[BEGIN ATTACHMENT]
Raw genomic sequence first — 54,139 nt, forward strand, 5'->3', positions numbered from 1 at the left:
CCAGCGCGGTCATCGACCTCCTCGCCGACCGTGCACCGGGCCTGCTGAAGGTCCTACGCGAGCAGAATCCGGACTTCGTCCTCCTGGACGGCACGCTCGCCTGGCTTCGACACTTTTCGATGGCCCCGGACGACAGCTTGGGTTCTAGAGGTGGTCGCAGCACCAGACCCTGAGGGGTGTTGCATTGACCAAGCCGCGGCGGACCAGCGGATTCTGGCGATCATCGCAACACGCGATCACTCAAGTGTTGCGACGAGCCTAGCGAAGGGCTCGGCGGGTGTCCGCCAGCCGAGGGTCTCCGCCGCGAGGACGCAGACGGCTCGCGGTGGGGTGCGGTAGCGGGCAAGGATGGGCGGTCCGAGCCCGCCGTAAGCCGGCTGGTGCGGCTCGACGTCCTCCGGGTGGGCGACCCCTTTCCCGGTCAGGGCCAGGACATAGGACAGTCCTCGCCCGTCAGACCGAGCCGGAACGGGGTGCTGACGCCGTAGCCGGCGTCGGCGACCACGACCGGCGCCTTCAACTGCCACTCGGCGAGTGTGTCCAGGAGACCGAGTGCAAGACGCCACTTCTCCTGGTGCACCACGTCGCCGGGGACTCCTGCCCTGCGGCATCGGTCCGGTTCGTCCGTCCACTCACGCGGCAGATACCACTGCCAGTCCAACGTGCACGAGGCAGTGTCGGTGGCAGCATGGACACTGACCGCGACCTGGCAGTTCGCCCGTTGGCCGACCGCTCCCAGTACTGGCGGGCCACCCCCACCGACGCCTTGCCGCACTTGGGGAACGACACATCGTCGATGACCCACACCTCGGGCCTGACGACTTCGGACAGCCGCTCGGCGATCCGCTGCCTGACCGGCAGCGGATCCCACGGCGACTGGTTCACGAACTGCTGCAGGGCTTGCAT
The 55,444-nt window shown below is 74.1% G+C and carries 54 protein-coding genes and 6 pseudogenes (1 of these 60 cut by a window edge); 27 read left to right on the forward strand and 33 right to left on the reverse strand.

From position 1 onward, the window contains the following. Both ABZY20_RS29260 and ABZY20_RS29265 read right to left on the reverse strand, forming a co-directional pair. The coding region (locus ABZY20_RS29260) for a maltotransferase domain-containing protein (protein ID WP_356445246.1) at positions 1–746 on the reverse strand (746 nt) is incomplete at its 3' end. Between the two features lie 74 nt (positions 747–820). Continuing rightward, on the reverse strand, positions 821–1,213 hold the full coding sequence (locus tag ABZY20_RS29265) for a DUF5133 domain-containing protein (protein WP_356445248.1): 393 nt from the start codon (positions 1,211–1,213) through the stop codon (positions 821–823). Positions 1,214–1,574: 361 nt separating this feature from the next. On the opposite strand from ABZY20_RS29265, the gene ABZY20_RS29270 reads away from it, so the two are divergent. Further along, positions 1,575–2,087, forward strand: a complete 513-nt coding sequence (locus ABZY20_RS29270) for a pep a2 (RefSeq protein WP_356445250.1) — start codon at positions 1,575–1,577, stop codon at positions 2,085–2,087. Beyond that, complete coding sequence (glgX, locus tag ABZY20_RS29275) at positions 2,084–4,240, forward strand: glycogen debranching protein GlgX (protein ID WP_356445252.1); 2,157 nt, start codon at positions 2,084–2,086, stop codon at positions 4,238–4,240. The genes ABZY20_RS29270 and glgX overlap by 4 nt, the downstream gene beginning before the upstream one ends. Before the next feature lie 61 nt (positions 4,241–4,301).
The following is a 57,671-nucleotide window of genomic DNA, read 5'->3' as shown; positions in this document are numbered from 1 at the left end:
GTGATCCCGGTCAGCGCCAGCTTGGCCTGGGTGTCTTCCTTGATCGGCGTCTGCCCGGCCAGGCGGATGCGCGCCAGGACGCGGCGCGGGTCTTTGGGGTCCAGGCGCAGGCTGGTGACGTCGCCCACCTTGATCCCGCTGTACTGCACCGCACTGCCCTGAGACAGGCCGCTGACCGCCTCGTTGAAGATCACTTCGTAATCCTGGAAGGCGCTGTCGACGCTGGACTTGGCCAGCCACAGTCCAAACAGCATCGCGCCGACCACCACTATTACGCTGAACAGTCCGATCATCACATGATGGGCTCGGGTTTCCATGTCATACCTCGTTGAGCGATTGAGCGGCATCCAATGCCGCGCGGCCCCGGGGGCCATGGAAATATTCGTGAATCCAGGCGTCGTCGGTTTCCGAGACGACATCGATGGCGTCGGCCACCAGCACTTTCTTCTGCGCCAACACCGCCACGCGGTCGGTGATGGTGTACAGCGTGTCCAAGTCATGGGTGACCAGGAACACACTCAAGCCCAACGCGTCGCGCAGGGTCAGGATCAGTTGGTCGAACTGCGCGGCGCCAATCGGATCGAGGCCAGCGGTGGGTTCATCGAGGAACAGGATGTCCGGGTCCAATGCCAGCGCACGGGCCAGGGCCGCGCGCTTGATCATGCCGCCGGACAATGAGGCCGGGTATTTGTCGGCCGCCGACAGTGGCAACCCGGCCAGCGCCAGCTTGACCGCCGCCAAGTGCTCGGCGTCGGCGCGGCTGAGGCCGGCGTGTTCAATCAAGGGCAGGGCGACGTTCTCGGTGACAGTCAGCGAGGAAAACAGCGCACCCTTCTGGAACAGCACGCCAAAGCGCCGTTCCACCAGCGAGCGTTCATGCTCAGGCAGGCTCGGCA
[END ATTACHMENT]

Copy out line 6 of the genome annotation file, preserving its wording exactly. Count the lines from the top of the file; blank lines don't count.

GTGATCCCGGTCAGCGCCAGCTTGGCCTGGGTGTCTTCCTTGATCGGCGTCTGCCCGGCCAGGCGGATGCGCGCCAGGACGCGGCGCGGGTCTTTGGGGTCCAGGCGCAGGCTGGTGACGTCGCCCACCTTGATCCCGCTGTACTGCACCGCACTGCCCTGAGACAGGCCGCTGACCGCCTCGTTGAAGATCACTTCGTAATCCTGGAAGGCGCTGTCGACGCTGGACTTGGCCAGCCACAGTCCAAACAGCATCGCGCCGACCACCACTATTACGCTGAACAGTCCGATCATCACATGATGGGCTCGGGTTTCCATGTCATACCTCGTTGAGCGATTGAGCGGCATCCAATGCCGCGCGGCCCCGGGGGCCATGGAAATATTCGTGAATCCAGGCGTCGTCGGTTTCCGAGACGACATCGATGGCGTCGGCCACCAGCACTTTCTTCTGCGCCAACACCGCCACGCGGTCGGTGATGGTGTACAGCGTGTCCAAGTCATGGGTGACCAGGAACACACTCAAGCCCAACGCGTCGCGCAGGGTCAGGATCAGTTGGTCGAACTGCGCGGCGCCAATCGGATCGAGGCCAGCGGTGGGTTCATCGAGGAACAGGATGTCCGGGTCCAATGCCAGCGCACGGGCCAGGGCCGCGCGCTTGATCATGCCGCCGGACAATGAGGCCGGGTATTTGTCGGCCGCCGACAGTGGCAACCCGGCCAGCGCCAGCTTGACCGCCGCCAAGTGCTCGGCGTCGGCGCGGCTGAGGCCGGCGTGTTCAATCAAGGGCAGGGCGACGTTCTCGGTGACAGTCAGCGAGGAAAACAGCGCACCCTTCTGGAACAGCACGCCAAAGCGCCGTTCCACCAGCGAGCGTTCATGCTCAGGCAGGCTCGGCA